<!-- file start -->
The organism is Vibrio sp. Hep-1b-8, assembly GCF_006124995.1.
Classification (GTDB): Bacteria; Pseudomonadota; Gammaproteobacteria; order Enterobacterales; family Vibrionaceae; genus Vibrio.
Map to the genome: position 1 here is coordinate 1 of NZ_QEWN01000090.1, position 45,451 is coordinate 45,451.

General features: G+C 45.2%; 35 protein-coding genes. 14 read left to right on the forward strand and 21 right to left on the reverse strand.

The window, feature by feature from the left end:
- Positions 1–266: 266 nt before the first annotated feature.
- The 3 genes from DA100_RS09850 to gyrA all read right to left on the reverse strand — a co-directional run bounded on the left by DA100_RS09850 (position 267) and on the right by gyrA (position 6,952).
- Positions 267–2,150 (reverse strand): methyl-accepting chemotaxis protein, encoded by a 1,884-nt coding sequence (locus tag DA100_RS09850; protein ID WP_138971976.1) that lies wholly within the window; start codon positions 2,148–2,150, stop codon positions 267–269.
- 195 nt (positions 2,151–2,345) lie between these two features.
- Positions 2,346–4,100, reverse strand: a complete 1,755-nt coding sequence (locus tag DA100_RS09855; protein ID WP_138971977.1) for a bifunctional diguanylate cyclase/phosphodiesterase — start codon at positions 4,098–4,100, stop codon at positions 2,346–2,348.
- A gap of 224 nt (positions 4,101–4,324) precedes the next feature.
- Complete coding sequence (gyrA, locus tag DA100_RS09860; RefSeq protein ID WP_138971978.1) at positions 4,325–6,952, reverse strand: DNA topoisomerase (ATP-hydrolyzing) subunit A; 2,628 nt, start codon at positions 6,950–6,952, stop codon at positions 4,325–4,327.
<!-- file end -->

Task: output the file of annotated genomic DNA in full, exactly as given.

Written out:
The organism is Vibrio sp. Hep-1b-8, assembly GCF_006124995.1.
Classification (GTDB): Bacteria; Pseudomonadota; Gammaproteobacteria; order Enterobacterales; family Vibrionaceae; genus Vibrio.
Map to the genome: position 1 here is coordinate 1 of NZ_QEWN01000090.1, position 45,451 is coordinate 45,451.

General features: G+C 45.2%; 35 protein-coding genes. 14 read left to right on the forward strand and 21 right to left on the reverse strand.

The window, feature by feature from the left end:
- Positions 1–266: 266 nt before the first annotated feature.
- The 3 genes from DA100_RS09850 to gyrA all read right to left on the reverse strand — a co-directional run bounded on the left by DA100_RS09850 (position 267) and on the right by gyrA (position 6,952).
- Positions 267–2,150 (reverse strand): methyl-accepting chemotaxis protein, encoded by a 1,884-nt coding sequence (locus tag DA100_RS09850; protein ID WP_138971976.1) that lies wholly within the window; start codon positions 2,148–2,150, stop codon positions 267–269.
- 195 nt (positions 2,151–2,345) lie between these two features.
- Positions 2,346–4,100, reverse strand: a complete 1,755-nt coding sequence (locus tag DA100_RS09855; protein ID WP_138971977.1) for a bifunctional diguanylate cyclase/phosphodiesterase — start codon at positions 4,098–4,100, stop codon at positions 2,346–2,348.
- A gap of 224 nt (positions 4,101–4,324) precedes the next feature.
- Complete coding sequence (gyrA, locus tag DA100_RS09860; RefSeq protein ID WP_138971978.1) at positions 4,325–6,952, reverse strand: DNA topoisomerase (ATP-hydrolyzing) subunit A; 2,628 nt, start codon at positions 6,950–6,952, stop codon at positions 4,325–4,327.